IL-12 receptor and cytokine-induced increase in pSTAT-4 and perforin expression in M1a + M1b and M1c patients. a) Metastatic melanoma (MM) patients in M1c group have significantly (*p < 0.05, Mann–Whitney exact test) lower expression of IL-12R beta 1 and IL-12R beta 2 on their NK cells compared to MM patients that belong to M1a + M1b group. Results are obtained by Flow cytometry; b) 20 min in vitro treatment with IL-12 increases pSTAT-4 expression in NK cells significantly (*p < 0.05, Mann–Whitney exact test) lower in M1c group of patients compared to the increase in M1a + M1b group; c) Mean fluorescence intensity (MFI) of perforin in NK cells is significantly (*p < 0.05, Mann–Whitney exact test) lower upregulated after in vitro treatment with IL-12 alone or in combination with IL-18 in M1c group of patients compared to M1a + M1b group. Results are obtained by Flow cytometry and are expressed in indexes calculated as the value of pSTAT-4 or perforin after the cytokine treatment of each MM patient devides with the value of appropriate parameter after treatment in medium alone. All results are shown as mean ± SE for 20 MM patients.

Analyzing the influence of the investigated cytokines on pSTAT-4 signaling molecule expression in NK cells of MM patients by Flow cytometry we show that 20 min in vitro treatment with IL-12 increases this molecule MFI significantly (p < 0.05, Mann–Whitney exact test) lower in M1c group of patients compared to the increase in M1a + M1b group. IL-18 alone or in combination with IL-12 has the similar effect (p > 0.05, Wilcoxon signed rank test) on the induction of pSTAT-4 expression in NK cells in both groups of investigated MM patients (Figure 3b).

MFI of cytotoxic mediator, perforin, in NK cells is significantly (p < 0.05, Mann–Whitney exact test) lower upregulated after in vitro treatment with IL-12 alone or in combination with IL-18 in M1c group of patients compared to M1a + M1b group. Contrary to this, IL-18 alone has the similar effect on the induction of perforin expression in NK cells in both groups of patients (p > 0.05, Wilcoxon signed rank test) (Figure 3c).

The effect of investigated cytokines on the activating NKG2D, DNAM-1 and CD161 receptor expression on NK cells and their subsets

Analyzing the modulation of NKG2D activating receptor expression on CD3CD56+ NK cells and their CD3CD56dim+ and CD3CD56bright+ subsets with all investigated cytokines we show that both percentage and MFI of this receptor decrease significantly (p < 0.05, Wilcoxon signed rank test) only in MM patients after 18 h in vitro treatment with IL-18 on NK cells, as well as on their dim subset. IL-12 alone or in combination with IL-18 does not have any significant (p > 0.05, Wilcoxon signed rank test) effect on the expression of this NK cell receptor on NK cells, as well as on their subsets in HC and in MM patients (Figure 4a).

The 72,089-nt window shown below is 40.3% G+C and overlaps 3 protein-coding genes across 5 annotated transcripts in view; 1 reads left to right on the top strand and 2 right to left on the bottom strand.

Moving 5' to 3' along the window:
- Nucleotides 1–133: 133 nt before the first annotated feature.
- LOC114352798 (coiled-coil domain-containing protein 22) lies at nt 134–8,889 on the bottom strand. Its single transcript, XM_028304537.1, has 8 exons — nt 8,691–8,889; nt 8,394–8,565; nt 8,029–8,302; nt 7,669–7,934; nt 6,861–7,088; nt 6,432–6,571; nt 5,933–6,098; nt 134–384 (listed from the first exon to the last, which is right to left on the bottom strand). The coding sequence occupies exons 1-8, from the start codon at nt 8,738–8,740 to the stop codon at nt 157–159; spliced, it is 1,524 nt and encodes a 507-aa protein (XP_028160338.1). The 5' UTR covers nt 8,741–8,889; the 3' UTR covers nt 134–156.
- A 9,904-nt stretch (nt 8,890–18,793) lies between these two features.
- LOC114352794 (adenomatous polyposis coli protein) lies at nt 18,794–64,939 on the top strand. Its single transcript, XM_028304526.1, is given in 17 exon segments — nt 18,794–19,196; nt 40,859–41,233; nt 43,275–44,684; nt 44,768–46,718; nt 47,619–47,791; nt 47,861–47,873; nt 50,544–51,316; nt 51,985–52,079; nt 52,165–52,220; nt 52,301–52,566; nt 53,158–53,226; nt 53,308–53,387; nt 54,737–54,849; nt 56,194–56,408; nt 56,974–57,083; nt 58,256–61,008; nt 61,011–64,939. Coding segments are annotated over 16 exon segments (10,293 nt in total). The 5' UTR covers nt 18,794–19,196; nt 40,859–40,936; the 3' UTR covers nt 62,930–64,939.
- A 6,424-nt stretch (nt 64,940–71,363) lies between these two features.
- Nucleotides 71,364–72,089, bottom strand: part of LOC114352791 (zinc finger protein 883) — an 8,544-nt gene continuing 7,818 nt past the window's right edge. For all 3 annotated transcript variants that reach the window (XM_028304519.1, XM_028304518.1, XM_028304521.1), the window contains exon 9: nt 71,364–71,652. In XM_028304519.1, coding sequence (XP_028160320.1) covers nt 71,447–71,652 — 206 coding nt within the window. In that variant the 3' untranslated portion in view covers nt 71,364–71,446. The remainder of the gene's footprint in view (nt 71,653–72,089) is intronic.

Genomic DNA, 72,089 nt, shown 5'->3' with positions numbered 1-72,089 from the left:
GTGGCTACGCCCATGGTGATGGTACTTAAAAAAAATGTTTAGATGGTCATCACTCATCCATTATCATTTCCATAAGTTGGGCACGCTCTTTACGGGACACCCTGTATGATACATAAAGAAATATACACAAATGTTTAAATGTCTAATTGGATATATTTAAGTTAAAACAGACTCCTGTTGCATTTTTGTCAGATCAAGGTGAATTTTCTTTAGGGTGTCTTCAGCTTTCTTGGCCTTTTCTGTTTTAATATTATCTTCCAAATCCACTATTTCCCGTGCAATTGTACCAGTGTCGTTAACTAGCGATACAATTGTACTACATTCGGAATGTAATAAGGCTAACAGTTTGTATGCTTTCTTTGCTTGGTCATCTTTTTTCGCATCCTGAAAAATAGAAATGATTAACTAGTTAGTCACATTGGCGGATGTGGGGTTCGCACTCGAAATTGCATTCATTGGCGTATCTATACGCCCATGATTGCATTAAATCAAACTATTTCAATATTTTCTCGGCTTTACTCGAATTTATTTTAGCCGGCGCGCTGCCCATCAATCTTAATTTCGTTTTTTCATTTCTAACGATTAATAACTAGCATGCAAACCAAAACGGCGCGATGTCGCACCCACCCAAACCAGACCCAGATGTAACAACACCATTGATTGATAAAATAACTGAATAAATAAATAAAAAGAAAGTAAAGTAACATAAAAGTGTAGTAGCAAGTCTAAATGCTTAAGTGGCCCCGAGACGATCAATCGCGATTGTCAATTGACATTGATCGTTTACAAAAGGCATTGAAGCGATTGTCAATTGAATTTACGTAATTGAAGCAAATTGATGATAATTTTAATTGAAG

Figure 4

The effect of cytokines on NKG2D, DNAM-1 and CD161 receptor expression on NK cell subsets. a) Percentage and mean fluorescence intensity (MFI) of NKG2D receptor decrease significantly (*p < 0.05, Wilcoxon signed rank test) on CD3CD56+ NK cells, as well as on CD3CD56dim+ subset in metastatic melanoma (MM) patients after 18 h in vitro treatment with IL-18. Results are obtained by Flow cytometry; b) 18 h in vitro treatment with IL-18 high significantly (**p < 0.01, exact Wilcoxon signed rank test) decreases DAP10 mRNA level in peripheral blood mononuclear cells (PBMC) of MM patients. Results are obtained by RT-PCR with respect to β-actin level; c) MFI of DNAM-1 co-receptor does not change significantly (p > 0.05, Wilcoxon signed rank test) on NK cells and both their subsets in healthy controls (HC) and MM patients after 18 h in vitro treatments of PBMC with investigated cytokines. Results are obtained by Flow cytometry; d) In HC IL-12 alone or in combination with IL-18 significantly (*p < 0.05, Wilcoxon signed rank test) or high significantly (**p < 0.01, Wilcoxon signed rank test) increases MFI of CD161 receptor on NK cells and their subsets. Results are obtained by Flow cytometry. All results are expressed as mean ± SE for 19 HC and 23 MM patients.

Analyzing the modulation of DAP10, NKG2D adaptor molecule, after 18 h cytokine treatments of PBMC in HC, as well as in MM patients, we show that IL-18 alone high significantly (p < 0.01, exact Wilcoxon signed rank test) decreases mRNA level of this signaling molecule only in MM patients (Figure 4b).

Analyzing the expression of DNAM-1 on NK cells and their subsets, we show that, compared to treatment in CM, the MFI of this receptor does not change significantly (p > 0.05, Wilcoxon signed rank test) after 18 h in vitro treatments with all investigated cytokines in HC, as well as in MM patients (Figure 4c).

Obtained results from activating NK cell receptor, CD161, show that in HC IL-12 alone or in combination with IL-18 significantly (p < 0.05, Wilcoxon signed rank test) or high significantly (p < 0.01, Wilcoxon signed rank test) increases MFI of this receptor on NK cells and their subsets. Contrary to this, in MM patients the investigated cytokines do not have any significant (p > 0.05, Wilcoxon signed rank test) effect on CD161 expression on NK cells and both dim and bright subsets (Figure 4d).